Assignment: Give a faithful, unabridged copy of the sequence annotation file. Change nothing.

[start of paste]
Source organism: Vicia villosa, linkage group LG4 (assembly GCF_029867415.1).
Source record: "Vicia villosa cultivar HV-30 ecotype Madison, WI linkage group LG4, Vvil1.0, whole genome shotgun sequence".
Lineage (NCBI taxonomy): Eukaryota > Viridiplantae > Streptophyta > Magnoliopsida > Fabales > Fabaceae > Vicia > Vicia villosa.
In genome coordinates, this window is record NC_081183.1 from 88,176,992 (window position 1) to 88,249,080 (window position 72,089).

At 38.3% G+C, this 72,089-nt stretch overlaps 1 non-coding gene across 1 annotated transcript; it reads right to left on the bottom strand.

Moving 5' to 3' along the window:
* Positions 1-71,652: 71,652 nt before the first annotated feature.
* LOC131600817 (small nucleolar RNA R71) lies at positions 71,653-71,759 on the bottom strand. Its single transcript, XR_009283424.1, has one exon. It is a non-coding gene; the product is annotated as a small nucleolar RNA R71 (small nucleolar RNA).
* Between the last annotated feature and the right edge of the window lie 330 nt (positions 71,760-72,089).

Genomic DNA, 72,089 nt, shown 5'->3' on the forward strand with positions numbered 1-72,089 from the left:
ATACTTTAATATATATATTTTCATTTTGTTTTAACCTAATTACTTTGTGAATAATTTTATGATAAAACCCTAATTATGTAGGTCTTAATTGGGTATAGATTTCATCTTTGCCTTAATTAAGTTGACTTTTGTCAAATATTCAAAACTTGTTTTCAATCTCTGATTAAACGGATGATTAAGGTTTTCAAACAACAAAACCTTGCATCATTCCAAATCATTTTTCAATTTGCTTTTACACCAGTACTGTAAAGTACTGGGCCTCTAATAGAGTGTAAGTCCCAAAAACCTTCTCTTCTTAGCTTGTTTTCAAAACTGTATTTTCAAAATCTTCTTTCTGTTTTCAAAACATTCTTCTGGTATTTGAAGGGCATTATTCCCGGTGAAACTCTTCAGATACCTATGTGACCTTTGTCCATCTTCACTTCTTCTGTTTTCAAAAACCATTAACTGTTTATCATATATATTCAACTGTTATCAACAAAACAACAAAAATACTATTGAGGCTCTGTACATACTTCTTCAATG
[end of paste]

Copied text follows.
Source organism: Vicia villosa, linkage group LG4 (assembly GCF_029867415.1).
Source record: "Vicia villosa cultivar HV-30 ecotype Madison, WI linkage group LG4, Vvil1.0, whole genome shotgun sequence".
Lineage (NCBI taxonomy): Eukaryota > Viridiplantae > Streptophyta > Magnoliopsida > Fabales > Fabaceae > Vicia > Vicia villosa.
In genome coordinates, this window is record NC_081183.1 from 88,176,992 (window position 1) to 88,249,080 (window position 72,089).

At 38.3% G+C, this 72,089-nt stretch overlaps 1 non-coding gene across 1 annotated transcript; it reads right to left on the bottom strand.

Moving 5' to 3' along the window:
* Positions 1-71,652: 71,652 nt before the first annotated feature.
* LOC131600817 (small nucleolar RNA R71) lies at positions 71,653-71,759 on the bottom strand. Its single transcript, XR_009283424.1, has one exon. It is a non-coding gene; the product is annotated as a small nucleolar RNA R71 (small nucleolar RNA).
* Between the last annotated feature and the right edge of the window lie 330 nt (positions 71,760-72,089).

Genomic DNA, 72,089 nt, shown 5'->3' on the forward strand with positions numbered 1-72,089 from the left:
ATACTTTAATATATATATTTTCATTTTGTTTTAACCTAATTACTTTGTGAATAATTTTATGATAAAACCCTAATTATGTAGGTCTTAATTGGGTATAGATTTCATCTTTGCCTTAATTAAGTTGACTTTTGTCAAATATTCAAAACTTGTTTTCAATCTCTGATTAAACGGATGATTAAGGTTTTCAAACAACAAAACCTTGCATCATTCCAAATCATTTTTCAATTTGCTTTTACACCAGTACTGTAAAGTACTGGGCCTCTAATAGAGTGTAAGTCCCAAAAACCTTCTCTTCTTAGCTTGTTTTCAAAACTGTATTTTCAAAATCTTCTTTCTGTTTTCAAAACATTCTTCTGGTATTTGAAGGGCATTATTCCCGGTGAAACTCTTCAGATACCTATGTGACCTTTGTCCATCTTCACTTCTTCTGTTTTCAAAAACCATTAACTGTTTATCATATATATTCAACTGTTATCAACAAAACAACAAAAATACTATTGAGGCTCTGTACATACTTCTTCAATG